Friday, July 27, 2012

Rural areas have higher home ownership than national average, much of it free and clear of debt

Amid all the talk about home ownership being harder and harder to obtain -- and it is -- reporter Lance George has uncovered some revealing statistics about who has done the best job of settling in and paying on a mortgage, and of paying it off. George, writing in the Daily Yonder, cites census and federal housing data showing that in 2010, 65.1 percent of U.S. homes were occupied by their owners. In rural communities, the number was 71.6 percent.

Home ownership, the reporter notes, varies across demographic groups, and among regions within rural and small-town America. It is highest in the Midwest, at 74 percent, and lowest in the West, at 68 percent. "Delaware has the highest rural and small-town homeownership rate, at 77.8 percent, followed closely by Minnesota and Michigan, at 77 percent."

The biggest rural-urban disparity in the data was free and clear ownership. "Nearly 42 percent of homeowners in rural and small town America own their homes free and clear of mortgage debt, compared to roughly 27 percent of suburban and urban homeowners with no mortgage," George reports, offering possible reasons: a large number of manufactured homes with shorter loan terms and an older demographic; mortgage debt declines with age. (Read more)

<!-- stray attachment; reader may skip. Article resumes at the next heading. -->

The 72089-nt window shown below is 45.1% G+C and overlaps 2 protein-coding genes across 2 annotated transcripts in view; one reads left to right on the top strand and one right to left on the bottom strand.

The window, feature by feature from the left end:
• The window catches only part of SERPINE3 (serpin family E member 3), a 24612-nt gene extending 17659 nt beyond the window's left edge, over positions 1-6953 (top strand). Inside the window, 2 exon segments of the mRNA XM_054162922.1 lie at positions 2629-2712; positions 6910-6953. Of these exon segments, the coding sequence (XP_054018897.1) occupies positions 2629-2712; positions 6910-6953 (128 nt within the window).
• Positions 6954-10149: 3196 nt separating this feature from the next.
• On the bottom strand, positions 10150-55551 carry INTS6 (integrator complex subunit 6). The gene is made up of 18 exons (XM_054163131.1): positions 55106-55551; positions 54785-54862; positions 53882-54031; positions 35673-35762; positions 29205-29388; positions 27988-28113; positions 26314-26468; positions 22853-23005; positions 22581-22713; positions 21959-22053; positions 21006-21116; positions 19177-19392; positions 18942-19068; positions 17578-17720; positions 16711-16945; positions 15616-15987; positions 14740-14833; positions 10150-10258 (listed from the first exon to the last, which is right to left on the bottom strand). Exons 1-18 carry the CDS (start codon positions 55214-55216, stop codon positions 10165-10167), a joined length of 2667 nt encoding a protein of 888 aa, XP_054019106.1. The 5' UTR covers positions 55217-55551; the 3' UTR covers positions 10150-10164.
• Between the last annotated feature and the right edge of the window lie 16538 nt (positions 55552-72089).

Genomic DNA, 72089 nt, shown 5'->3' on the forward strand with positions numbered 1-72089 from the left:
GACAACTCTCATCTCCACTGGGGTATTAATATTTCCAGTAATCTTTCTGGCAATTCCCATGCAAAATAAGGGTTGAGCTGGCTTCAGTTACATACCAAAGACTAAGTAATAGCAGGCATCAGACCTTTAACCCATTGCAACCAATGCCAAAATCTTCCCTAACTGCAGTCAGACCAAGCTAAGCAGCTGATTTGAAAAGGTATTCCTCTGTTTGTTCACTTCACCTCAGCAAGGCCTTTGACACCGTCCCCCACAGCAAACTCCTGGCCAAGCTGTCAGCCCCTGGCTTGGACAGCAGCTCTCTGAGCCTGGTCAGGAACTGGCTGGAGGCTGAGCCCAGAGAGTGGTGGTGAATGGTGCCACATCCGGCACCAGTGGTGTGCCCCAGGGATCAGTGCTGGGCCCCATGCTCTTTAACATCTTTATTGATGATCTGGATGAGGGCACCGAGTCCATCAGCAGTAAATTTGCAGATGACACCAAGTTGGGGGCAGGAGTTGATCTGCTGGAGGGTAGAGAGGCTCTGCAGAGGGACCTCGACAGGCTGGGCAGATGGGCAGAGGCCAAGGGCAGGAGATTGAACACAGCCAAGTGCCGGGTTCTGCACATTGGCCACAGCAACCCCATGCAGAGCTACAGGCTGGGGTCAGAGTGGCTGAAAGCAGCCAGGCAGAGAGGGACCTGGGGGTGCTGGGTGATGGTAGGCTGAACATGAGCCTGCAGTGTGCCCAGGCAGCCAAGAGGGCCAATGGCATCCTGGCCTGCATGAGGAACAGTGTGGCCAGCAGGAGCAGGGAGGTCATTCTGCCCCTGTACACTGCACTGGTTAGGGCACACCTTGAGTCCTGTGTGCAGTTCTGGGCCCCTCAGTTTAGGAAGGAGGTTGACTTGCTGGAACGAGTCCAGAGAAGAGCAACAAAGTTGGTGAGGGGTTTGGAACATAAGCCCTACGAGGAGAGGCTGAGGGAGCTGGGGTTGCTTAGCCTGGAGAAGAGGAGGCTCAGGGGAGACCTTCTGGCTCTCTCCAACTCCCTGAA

1 comment:

Anonymous said...

I can see why home ownership is higher in the rural areas. Most of the jobs are in the cities so the demand to live there rises quite a bit, particularly in places like NY and SF.